"I know I can be beaten, I know I can be raped, I know I can be killed. But I am not going to leave. We are stronger as a community." — Kasha. (First Image) Image by Daniella Zalcman. Uganda, 2014.
Ugandan President Yoweri Museveni has signed the anti-homosexuality bill into law, giving official backing to the daily harassment that affects the country’s LGBT community. And Uganda’s LGBT activists are now in more danger than ever. Their very existence is illegal. For many, the only way to survive, short of fleeing the country, will be to go back into the closet and reinvent their public identities. Any allies who might have provided support in the past—public health workers, lawyers, landlords, taxi drivers—have just been criminalized as well.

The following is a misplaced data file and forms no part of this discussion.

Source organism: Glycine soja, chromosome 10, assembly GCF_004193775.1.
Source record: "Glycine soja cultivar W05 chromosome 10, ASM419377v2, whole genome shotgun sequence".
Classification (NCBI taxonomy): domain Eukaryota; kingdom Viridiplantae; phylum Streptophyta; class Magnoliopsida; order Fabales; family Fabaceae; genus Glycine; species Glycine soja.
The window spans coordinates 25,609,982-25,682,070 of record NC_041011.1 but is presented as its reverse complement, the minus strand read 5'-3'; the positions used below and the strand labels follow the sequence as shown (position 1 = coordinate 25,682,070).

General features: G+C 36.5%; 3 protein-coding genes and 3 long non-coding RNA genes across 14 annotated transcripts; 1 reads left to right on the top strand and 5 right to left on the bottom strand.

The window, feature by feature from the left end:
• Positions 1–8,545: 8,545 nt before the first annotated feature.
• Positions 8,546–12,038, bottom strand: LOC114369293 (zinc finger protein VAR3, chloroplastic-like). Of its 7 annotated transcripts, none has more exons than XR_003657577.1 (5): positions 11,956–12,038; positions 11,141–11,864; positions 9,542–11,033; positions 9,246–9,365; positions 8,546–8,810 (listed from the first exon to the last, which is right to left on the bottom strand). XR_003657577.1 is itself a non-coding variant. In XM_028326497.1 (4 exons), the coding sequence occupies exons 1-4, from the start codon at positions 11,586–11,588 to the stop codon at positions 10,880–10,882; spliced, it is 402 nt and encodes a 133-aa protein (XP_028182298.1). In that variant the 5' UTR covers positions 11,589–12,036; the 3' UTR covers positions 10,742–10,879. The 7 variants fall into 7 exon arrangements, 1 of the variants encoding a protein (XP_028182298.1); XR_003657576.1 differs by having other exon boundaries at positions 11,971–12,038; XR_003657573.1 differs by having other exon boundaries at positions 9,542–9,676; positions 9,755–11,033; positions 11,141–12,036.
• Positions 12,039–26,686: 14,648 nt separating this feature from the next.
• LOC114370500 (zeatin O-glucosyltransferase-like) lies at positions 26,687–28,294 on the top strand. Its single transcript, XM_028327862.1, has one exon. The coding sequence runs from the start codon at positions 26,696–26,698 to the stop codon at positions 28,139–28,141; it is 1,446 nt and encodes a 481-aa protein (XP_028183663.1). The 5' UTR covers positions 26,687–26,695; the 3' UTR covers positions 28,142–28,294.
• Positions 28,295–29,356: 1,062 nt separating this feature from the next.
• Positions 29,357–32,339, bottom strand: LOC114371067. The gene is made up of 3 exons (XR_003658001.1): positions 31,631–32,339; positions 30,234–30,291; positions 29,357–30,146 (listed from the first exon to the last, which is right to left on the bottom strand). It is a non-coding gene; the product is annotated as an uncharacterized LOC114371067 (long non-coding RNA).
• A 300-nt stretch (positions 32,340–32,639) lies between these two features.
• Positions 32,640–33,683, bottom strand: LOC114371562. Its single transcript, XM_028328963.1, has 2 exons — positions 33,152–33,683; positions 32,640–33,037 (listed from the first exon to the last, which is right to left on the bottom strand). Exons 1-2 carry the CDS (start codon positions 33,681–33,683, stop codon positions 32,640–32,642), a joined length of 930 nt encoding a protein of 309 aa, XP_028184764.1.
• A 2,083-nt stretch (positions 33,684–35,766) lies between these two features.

When the only way to stay safe is to stay secret, even the most defiant activists have to keep a part of themselves hidden to survive. Pulitzer Center grantee Daniella Zalcman snapped these double exposures with an iPhone as a reflection on the need to lead a double life. This is what it means to be gay and illegal.
View Daniella’s whole project: Kuchus in Uganda
To learn more about homophobia around the globe, read Pulitzer Center grantee Misha Friedman’s reporting from Russia and Pulitzer Center grantee Micah Fink’s reporting from Jamaica.